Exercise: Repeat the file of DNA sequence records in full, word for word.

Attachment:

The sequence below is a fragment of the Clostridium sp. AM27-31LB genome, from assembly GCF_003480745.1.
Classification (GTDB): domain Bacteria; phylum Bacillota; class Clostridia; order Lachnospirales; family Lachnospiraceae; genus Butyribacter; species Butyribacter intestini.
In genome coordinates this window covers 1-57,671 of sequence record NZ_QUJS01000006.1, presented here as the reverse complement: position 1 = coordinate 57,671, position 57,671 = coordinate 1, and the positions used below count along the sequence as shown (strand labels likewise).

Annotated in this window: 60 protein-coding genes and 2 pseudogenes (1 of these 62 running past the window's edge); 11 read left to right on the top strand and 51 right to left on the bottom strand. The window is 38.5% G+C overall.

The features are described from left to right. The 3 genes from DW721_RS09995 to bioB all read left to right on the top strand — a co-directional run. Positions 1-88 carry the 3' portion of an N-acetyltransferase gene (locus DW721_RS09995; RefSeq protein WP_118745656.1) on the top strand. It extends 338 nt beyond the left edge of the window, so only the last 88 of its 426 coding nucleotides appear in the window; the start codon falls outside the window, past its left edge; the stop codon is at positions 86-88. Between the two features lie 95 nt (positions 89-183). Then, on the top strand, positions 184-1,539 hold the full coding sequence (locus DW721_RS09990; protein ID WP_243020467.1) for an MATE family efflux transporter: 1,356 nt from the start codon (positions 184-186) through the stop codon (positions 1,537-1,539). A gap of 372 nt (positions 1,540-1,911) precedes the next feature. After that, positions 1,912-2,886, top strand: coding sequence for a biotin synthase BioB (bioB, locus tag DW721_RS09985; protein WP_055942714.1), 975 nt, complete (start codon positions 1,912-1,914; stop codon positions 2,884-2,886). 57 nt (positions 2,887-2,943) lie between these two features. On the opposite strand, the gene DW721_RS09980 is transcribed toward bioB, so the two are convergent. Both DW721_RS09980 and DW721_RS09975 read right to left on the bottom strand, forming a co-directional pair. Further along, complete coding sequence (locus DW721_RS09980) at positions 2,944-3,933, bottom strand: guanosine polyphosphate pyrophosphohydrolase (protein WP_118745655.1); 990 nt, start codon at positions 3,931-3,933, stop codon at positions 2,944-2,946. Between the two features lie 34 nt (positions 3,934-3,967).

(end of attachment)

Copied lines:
The sequence below is a fragment of the Clostridium sp. AM27-31LB genome, from assembly GCF_003480745.1.
Classification (GTDB): domain Bacteria; phylum Bacillota; class Clostridia; order Lachnospirales; family Lachnospiraceae; genus Butyribacter; species Butyribacter intestini.
In genome coordinates this window covers 1-57,671 of sequence record NZ_QUJS01000006.1, presented here as the reverse complement: position 1 = coordinate 57,671, position 57,671 = coordinate 1, and the positions used below count along the sequence as shown (strand labels likewise).

Annotated in this window: 60 protein-coding genes and 2 pseudogenes (1 of these 62 running past the window's edge); 11 read left to right on the top strand and 51 right to left on the bottom strand. The window is 38.5% G+C overall.

The features are described from left to right. The 3 genes from DW721_RS09995 to bioB all read left to right on the top strand — a co-directional run. Positions 1-88 carry the 3' portion of an N-acetyltransferase gene (locus DW721_RS09995; RefSeq protein WP_118745656.1) on the top strand. It extends 338 nt beyond the left edge of the window, so only the last 88 of its 426 coding nucleotides appear in the window; the start codon falls outside the window, past its left edge; the stop codon is at positions 86-88. Between the two features lie 95 nt (positions 89-183). Then, on the top strand, positions 184-1,539 hold the full coding sequence (locus DW721_RS09990; protein ID WP_243020467.1) for an MATE family efflux transporter: 1,356 nt from the start codon (positions 184-186) through the stop codon (positions 1,537-1,539). A gap of 372 nt (positions 1,540-1,911) precedes the next feature. After that, positions 1,912-2,886, top strand: coding sequence for a biotin synthase BioB (bioB, locus tag DW721_RS09985; protein WP_055942714.1), 975 nt, complete (start codon positions 1,912-1,914; stop codon positions 2,884-2,886). 57 nt (positions 2,887-2,943) lie between these two features. On the opposite strand, the gene DW721_RS09980 is transcribed toward bioB, so the two are convergent. Both DW721_RS09980 and DW721_RS09975 read right to left on the bottom strand, forming a co-directional pair. Further along, complete coding sequence (locus DW721_RS09980) at positions 2,944-3,933, bottom strand: guanosine polyphosphate pyrophosphohydrolase (protein WP_118745655.1); 990 nt, start codon at positions 3,931-3,933, stop codon at positions 2,944-2,946. Between the two features lie 34 nt (positions 3,934-3,967).